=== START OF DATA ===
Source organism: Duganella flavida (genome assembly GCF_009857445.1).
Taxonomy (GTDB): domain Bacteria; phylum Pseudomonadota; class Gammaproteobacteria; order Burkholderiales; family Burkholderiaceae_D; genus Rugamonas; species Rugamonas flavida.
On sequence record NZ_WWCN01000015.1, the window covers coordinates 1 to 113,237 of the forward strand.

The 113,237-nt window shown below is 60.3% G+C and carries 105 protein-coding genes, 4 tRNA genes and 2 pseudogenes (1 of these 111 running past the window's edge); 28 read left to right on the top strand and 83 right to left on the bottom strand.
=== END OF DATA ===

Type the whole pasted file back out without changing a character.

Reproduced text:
Source organism: Duganella flavida (genome assembly GCF_009857445.1).
Taxonomy (GTDB): domain Bacteria; phylum Pseudomonadota; class Gammaproteobacteria; order Burkholderiales; family Burkholderiaceae_D; genus Rugamonas; species Rugamonas flavida.
On sequence record NZ_WWCN01000015.1, the window covers coordinates 1 to 113,237 of the forward strand.

The 113,237-nt window shown below is 60.3% G+C and carries 105 protein-coding genes, 4 tRNA genes and 2 pseudogenes (1 of these 111 running past the window's edge); 28 read left to right on the top strand and 83 right to left on the bottom strand.